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This study presents the measurement of the angular position and acceleration during the leg gait and the data fitting using Fourier series to parameterize the measurements obtained through accelerometers. The sensor reference is the gravity direction for the three axes that is converted into angular position and acceleration data. For this study, measurements were made in the femoral area of a human leg. The curves were obtained based on Fourier series, and though a homologation made to their harmonics, we obtained ordinary differential equations (ODEs) that parameterize these curves. The curves were approximated using six harmonics, resulting in six ODEs. The summed solutions of the ODEs represent the angular position or inclination of the leg during a walk step. The first and second derivative of the ODEs means the velocity and the acceleration of the leg movement. These types of tools are required in different research subjects such as health, entertainment, and engineering.

The kinematics that the human gait considerably changes between different people and between two steps of the same person. To study, understand, compare and use the bipedal gait of the human body is necessary to quantify the leg movement during walk steps, including the forces involved on the kinematics, and it is important to know the forces involved. This paper proposes, through using accelerometers, a method of measuring and parameterizing the position and acceleration of human gaits for medical purposes.

Although there are studies that show the principles and phases present in the walk of a person [

Several methods are currently used for the recognition and analysis of human gaits, and they can be classified into three classes: (i) image processing, (ii) force platforms, and (iii) wearable sensors [

A code is programmed in this work that can read the data measured by the accelerometer, represent dimensionless acceleration values, translate them in terms of angular position or the inclination of the segment measured after processing, and calculate the actual acceleration of these in the sagittal plane or the side plane. These kinematics data are intended to be parameterized with differential equations.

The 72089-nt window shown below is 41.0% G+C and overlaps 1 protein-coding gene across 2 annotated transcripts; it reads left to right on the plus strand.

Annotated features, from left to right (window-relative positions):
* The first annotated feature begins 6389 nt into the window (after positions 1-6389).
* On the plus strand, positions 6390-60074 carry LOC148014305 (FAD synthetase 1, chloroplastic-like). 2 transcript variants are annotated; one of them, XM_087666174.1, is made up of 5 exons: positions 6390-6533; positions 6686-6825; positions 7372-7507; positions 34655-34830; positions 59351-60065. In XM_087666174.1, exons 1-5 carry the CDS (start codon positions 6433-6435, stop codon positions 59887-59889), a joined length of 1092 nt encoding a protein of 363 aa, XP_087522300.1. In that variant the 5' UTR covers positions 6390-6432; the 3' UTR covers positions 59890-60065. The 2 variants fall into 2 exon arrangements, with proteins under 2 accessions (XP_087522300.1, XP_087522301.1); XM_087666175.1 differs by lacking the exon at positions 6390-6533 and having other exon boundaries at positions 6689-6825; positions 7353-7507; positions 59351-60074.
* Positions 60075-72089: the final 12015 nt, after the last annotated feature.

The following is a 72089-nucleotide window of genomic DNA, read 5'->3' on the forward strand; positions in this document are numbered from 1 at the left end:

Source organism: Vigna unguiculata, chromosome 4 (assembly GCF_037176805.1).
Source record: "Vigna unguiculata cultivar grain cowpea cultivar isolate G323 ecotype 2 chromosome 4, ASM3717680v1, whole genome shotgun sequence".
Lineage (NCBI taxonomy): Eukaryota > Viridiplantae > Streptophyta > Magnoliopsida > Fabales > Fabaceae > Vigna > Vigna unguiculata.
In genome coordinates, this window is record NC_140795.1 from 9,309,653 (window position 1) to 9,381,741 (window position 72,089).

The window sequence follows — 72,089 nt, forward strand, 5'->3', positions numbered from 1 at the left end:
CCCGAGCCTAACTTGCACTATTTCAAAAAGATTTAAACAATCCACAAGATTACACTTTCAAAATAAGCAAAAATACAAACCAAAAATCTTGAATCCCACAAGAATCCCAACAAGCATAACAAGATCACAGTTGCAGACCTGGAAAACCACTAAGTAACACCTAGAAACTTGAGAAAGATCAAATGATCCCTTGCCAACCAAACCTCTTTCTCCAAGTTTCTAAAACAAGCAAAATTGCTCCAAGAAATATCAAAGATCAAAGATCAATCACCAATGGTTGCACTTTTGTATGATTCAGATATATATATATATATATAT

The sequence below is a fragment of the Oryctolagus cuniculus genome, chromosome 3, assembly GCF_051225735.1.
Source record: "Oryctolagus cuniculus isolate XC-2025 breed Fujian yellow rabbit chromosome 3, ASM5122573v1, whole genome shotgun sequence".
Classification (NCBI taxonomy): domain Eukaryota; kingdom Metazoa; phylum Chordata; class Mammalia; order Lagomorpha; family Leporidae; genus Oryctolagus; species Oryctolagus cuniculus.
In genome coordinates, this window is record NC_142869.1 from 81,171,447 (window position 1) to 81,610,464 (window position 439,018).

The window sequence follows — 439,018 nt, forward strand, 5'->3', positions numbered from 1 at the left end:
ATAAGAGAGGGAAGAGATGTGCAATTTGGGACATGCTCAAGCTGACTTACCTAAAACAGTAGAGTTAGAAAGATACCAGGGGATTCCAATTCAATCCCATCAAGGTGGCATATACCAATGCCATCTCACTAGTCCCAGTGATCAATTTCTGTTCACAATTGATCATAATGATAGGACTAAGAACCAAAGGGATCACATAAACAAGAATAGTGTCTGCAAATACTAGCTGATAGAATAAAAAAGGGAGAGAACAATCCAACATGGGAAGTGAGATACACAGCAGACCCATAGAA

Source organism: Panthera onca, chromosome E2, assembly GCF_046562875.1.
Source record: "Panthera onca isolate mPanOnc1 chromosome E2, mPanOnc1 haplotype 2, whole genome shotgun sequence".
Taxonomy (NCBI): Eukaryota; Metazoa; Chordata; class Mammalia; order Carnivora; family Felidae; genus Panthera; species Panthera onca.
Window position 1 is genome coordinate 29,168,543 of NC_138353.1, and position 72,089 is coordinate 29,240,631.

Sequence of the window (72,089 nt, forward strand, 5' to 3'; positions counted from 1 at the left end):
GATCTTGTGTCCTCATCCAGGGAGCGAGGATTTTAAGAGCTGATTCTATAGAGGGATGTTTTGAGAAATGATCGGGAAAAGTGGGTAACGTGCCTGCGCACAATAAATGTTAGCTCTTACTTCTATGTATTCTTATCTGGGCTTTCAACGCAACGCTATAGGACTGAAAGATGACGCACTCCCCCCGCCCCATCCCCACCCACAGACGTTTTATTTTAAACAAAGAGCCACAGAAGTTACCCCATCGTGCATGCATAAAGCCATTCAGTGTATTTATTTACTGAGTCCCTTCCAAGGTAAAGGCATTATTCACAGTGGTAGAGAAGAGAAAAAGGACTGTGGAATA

This section explains the general procedure to obtain data from acceleration, sensors used, operation, and calibrations to translate the reference values into representative values in this report. The mathematical model that consists of an approximation using Fourier series and a homologation to obtain ordinary differential equations (ODEs) from the approach is shown. Finally, the expected structure of the results is described.

For this work, a random person was selected and measured, whose specific characteristics are presented in the results section.

The leg movement is measured using sensors. The sensors have 3 axis accelerometers (x, y, and z) and the selected measurement frequency is 100 Hz. Each sensor can take up to 900 measurements at one measurement cycle. The accelerometers can sense the direction of gravity, delivering a unique combination of. the three directions for each position [

The measured information is received in the computer in a particular format. These measurements, referential and dimensionless, have two types of errors, noise in the signal and an error in the output value; the errors are corrected through the code as follows.

The noise produced during walking due to the movement and impacts of the foot with the ground are eliminated using a low-pass filter, as these phenomena are of high frequency. A Gaussian filter is created in the frequency spectrum using the fast Fourier transform and its inverse [